OT: Larry Fedora reacts to new (and proposed) rule changes...

Submitted by Mr. Yost on July 16th, 2017 at 9:58 AM

He doesn't like most of the new rule changes in college football which many feel level the recruiting playing field for northern schools. He doesn't like the rule changes which were put in place to allow for more fall camp since 2-a-days are now prohibited. 

“There’s quite a few that I don’t like,” Fedora said from the Westin in Charlotte, N.C., according to Scout. “I don’t like the fact that now guys can take official visits for eight months of the year. I do not like that. I do not like guys taking official visits in April, May and June. I don’t like that this [event] started this week and not a week later. That cut into another week of my vacation. What I’m getting to there is now they’ve backed camp up so you can go on the 27th, so now we’ve moved football into July. Now they’re talking about going to a 14-week schedule, so who’s going to say that’s not going to go another week earlier so you can get your guys prepared?


Poor guy, lost out on a week of vacation because of ACC Media Day for his job that pays him multiple millions of dollars. He should've called up Hugh Freeze and they could've had a family double date vacation earlier this month. They could've sat around the bonfire and cooked up some burgers, ribs, and their next institutional scandal.

Here's another breakdown of the rule changes...

Among the college football rule changes for 2017:


  • There are now two signing periods. In 2017, players will have their first opportunity to officially sign from Dec. 20-22.
  • Extended recruiting season that lengthens the period for official visits to April 1 of the prospect’s junior high school season.
  • Teams are allowed 10 assistant coaches starting Jan. 9, 2018.
  • Two-a-day practices during training camp are banned. If teams practice twice per day, the extra session must be a film study, walkthrough without pads or conditioning.
  • Teams were allowed to request training camp to begin in July if the ban on two-a-day practices disrupted their schedule.



July 16th, 2017 at 10:04 AM ^

These coaches drive me crazy.  I totally get not liking a rule change because it's no longer in the best interest of you or your school.  But, don't say it's about your vacation time.  Own it. Say, yes we have a recruiting advantage in warm-weather states and I want to maintain it. Do they really think if they word it differently people won't get it or will be more or less likely to give them what they want?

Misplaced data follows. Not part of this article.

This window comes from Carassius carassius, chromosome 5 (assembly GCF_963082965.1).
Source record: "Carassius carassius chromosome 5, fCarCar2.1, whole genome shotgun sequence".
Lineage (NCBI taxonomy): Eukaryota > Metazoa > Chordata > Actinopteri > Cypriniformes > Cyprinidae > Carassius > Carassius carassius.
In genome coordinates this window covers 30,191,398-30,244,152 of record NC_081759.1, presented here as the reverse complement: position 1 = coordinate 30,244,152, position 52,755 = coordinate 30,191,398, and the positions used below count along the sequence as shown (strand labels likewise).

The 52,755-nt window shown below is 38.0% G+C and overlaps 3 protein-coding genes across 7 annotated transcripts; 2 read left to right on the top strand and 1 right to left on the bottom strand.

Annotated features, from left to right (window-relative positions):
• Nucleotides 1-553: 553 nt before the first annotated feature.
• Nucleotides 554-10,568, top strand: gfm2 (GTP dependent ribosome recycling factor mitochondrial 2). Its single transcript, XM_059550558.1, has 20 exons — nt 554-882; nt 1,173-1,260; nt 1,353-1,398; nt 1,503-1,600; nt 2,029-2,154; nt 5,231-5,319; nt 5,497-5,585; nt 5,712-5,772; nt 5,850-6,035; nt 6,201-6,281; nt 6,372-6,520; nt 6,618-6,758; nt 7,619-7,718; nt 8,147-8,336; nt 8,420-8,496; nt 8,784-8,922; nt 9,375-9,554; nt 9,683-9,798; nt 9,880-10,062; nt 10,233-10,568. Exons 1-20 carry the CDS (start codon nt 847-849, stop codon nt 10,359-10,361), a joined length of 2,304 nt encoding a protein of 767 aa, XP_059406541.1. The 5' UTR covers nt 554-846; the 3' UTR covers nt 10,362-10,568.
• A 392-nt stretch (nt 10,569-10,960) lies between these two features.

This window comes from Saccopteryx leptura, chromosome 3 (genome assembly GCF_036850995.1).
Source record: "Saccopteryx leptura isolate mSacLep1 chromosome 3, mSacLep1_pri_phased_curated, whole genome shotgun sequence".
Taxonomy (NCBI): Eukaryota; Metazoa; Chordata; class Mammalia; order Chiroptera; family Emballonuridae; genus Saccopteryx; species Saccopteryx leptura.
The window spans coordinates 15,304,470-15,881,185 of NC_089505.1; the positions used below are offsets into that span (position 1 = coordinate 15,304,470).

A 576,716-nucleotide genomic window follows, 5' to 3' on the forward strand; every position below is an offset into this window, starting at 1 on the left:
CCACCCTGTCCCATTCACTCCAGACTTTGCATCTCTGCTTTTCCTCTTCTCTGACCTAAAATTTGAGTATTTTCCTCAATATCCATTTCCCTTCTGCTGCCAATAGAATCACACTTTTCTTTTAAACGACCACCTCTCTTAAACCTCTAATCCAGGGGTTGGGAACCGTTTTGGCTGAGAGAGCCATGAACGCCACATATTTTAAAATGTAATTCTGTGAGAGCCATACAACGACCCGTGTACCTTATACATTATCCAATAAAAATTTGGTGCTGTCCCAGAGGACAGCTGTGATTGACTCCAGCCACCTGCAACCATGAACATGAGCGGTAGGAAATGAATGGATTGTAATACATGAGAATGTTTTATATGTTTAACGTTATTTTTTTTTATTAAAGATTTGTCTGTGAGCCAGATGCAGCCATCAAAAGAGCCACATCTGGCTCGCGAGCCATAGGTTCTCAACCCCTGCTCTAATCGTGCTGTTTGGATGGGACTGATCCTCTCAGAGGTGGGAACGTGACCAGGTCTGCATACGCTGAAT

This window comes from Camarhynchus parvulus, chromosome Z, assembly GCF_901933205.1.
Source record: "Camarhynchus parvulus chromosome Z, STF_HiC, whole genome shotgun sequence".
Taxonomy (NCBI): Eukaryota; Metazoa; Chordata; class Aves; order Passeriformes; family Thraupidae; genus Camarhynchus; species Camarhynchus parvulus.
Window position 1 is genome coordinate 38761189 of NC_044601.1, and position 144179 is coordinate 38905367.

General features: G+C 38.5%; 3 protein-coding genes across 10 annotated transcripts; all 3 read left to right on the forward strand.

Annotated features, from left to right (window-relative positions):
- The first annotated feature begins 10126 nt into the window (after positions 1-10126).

July 16th, 2017 at 11:53 AM ^

Honestly, I think that for many it really is about their personal vacation time. I think these coaches who are so hell bent on taking vacations, should take their vacations. If Larry Fedora wants to jump on a bus and tour with T-Swifty from January 2 until September 1, I think he should. Go get em big boy. The problem I have is with their institutional legislation of mandatory vacation time for everyone. If you want to be a lazy sack, go for it. But for these guys to try to make vacation time mandatory and for them to claim that this somehow is in the best interests of the school, the student athletes, the recruits, are flat out lying. I agree, they should just 'own it.'

But rather its....  I have a perceived geographic recruiting advantage, I want to secure that. Let's make a rule. I don't want to work as hard as Jim Harbaugh, I want to secure that. Let's make a rule. And the majority of the NCAA seems all to happy to comply.


July 16th, 2017 at 10:21 AM ^

I am seeing a trainwreck coming with the "early signing period."  Are teams limited to the number they can take -- like 10 or 15 out of their 25?  Or can they sign an entire class then?

Because, if not limited, kids will be pressured into chossing in December to guarantee their spot.  So all we've done is moving the Feb. date to December.

Let's remember, NSD in February is just the START of, like, a 6-week process.  Kids can wait if they want.  But barely anyone ever does.  That tells me, the idea of kids passing on the first period to wait for the second period just won't happen.  Maybe in 2017 it won't be a thing, but by 2019 or 2020, we'll just have moved NSD to before Xmas.

And for that, I don't get it.  Kids have lost a month after football season to look around.  They have to jam all their trips into December, or crowd their season schedule with trips.

How about this.  Kids won't have grades from first semester their senior year, in December.  The early signing period screams to me:  GRADES, WHO CARES ABOUT GRADES?  WE CROOTIN.  WE AINT WANT DEM TO PLAY SCHOOL.  Exactly.